Identity · Inspire

Freedom From Category

feet-1435571.jpgWhat is an “Identity”?

Identity is defined as: Who someone is, the qualities and characteristics that make a particular person different from others.

But what does that really mean?

Over the course of my 30 plus years here on this earth I’ve had several titles and roles. I’ve been a cheerleader, a manager, a surfer chick, an honor roll student, a bad student, a good kid, a troubled youth, a professional, a failure, a yoga teacher, disabled, a Sunday school teacher, a world traveler, a daughter, a sister, a wife, a Mother, a Pastor’s wife, a leader…not necessarily in that order.

I have spent copious amounts of time self-categorizing and even more time allowing other people to categorize me. I’ve bought into lies and false images of myself.

I’m categorized. I’m identified as a Pastor’s wife. Just being married to whom I’m married comes with massive assumption and category. I must vote this way, or think a certain way about certain issues or agree with the general conservative population, or homeschool my kids, or discipline the way a Pastoral family should, my marriage must look like “this” and I probably should dress like “that”.

Should I cover my tattoos so I don’t make someone else uncomfortable, and is it okay to wear a bikini in the summer? Some would say yes and others an adamant “no”. Lots of different voices have different thoughts on what it is to be a “Pastor’s wife.”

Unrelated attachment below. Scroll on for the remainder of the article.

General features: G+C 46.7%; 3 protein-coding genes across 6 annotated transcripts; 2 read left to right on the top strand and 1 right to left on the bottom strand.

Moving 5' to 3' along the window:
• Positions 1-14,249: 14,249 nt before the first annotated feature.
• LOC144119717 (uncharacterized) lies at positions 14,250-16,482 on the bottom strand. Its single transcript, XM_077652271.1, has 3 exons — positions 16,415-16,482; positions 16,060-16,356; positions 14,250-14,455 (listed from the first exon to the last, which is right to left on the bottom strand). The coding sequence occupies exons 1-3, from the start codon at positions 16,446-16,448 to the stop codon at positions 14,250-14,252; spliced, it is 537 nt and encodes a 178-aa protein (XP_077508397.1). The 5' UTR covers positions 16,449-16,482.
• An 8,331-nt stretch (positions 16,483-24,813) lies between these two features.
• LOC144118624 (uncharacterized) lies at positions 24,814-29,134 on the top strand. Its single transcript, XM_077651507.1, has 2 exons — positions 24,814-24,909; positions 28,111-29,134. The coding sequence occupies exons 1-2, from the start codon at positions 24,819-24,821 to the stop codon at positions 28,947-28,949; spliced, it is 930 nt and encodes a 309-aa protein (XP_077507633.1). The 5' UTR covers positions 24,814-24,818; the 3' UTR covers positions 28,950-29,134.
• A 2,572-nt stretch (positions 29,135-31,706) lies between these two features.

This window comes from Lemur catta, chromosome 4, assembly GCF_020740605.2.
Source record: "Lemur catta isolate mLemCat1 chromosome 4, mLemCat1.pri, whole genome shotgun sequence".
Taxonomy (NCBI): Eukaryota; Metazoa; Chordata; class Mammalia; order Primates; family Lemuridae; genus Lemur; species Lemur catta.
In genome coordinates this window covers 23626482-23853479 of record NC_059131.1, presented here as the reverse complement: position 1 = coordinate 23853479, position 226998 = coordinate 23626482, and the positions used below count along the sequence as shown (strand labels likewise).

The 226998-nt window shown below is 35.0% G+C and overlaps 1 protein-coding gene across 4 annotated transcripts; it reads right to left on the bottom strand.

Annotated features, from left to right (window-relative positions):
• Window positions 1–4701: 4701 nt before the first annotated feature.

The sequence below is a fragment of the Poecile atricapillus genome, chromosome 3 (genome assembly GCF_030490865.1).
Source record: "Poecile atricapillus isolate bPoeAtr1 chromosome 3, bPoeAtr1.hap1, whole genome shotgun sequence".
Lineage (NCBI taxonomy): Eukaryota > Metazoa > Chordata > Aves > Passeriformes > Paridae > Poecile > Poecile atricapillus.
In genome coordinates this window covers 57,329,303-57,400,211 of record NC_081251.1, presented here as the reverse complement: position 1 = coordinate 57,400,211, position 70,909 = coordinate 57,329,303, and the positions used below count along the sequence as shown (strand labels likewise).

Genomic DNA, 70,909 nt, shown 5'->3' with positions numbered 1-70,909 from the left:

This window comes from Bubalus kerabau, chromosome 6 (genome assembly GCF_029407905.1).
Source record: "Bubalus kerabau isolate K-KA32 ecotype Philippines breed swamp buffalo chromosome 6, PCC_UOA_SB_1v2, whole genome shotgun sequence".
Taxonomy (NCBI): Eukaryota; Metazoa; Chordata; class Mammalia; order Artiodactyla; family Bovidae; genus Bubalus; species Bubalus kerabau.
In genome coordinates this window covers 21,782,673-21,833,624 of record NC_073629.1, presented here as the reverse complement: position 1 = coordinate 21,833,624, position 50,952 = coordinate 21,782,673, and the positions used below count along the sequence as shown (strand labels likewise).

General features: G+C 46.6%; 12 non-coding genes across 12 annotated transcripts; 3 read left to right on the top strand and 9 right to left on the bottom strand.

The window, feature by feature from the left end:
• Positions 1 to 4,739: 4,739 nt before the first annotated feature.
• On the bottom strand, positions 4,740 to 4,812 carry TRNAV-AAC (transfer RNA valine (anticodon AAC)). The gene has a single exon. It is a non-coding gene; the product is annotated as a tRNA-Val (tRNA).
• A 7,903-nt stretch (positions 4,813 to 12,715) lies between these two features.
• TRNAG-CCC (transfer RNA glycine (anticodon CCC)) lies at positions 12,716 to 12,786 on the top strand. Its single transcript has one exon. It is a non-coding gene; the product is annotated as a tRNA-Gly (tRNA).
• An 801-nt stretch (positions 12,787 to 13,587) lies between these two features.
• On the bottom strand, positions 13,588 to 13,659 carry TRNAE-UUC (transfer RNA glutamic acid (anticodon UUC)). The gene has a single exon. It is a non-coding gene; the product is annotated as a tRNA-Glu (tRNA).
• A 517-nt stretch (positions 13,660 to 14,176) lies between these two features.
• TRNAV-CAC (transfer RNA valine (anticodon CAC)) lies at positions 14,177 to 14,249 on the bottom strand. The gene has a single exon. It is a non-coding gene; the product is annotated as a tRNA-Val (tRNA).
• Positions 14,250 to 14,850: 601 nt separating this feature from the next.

I’m also a Mom of two young and amazing children, I’m a writer and dreamer. I’m that tiny woman with long blonde hair, who maybe looks like she has so much together. And that’s all fine and well, as long as nobody mistakes my outsides for my insides. Because on the inside I am so very me. I vacillate, I question myself, my motives, my desires. I say the wrong things, and sometimes the right things. I am aggressive, a momma-bear, a protector and sometimes that strength can be misplaced and misused. I look in the mirror and often don’t like what I see. I see tired eyes and a serious lack of muscle-tone, I see sag and stretch marks, and frizzy hair that requires hours of coxing into place…stay put wont you?

To my College journalism professor, I was “Miss Priss” the girl with all the answers. To my College boyfriend I was either a prude or a slut, depending on his mood.